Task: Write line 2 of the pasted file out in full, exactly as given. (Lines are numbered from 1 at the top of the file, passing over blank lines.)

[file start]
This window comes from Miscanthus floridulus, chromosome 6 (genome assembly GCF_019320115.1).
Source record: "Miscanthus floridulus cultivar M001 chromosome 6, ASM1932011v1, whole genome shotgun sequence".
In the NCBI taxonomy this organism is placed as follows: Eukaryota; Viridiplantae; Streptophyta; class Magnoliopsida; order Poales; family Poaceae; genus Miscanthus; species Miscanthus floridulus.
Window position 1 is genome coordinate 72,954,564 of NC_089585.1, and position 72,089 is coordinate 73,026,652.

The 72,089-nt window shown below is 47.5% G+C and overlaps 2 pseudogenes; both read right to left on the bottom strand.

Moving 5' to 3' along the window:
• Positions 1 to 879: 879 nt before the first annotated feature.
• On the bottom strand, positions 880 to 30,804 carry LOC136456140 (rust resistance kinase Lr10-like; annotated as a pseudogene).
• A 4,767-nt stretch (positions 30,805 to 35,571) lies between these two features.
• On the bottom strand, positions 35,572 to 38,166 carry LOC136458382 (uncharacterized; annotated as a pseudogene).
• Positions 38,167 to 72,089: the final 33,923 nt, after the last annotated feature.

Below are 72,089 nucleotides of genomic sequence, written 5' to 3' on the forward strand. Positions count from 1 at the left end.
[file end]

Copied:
Source record: "Miscanthus floridulus cultivar M001 chromosome 6, ASM1932011v1, whole genome shotgun sequence".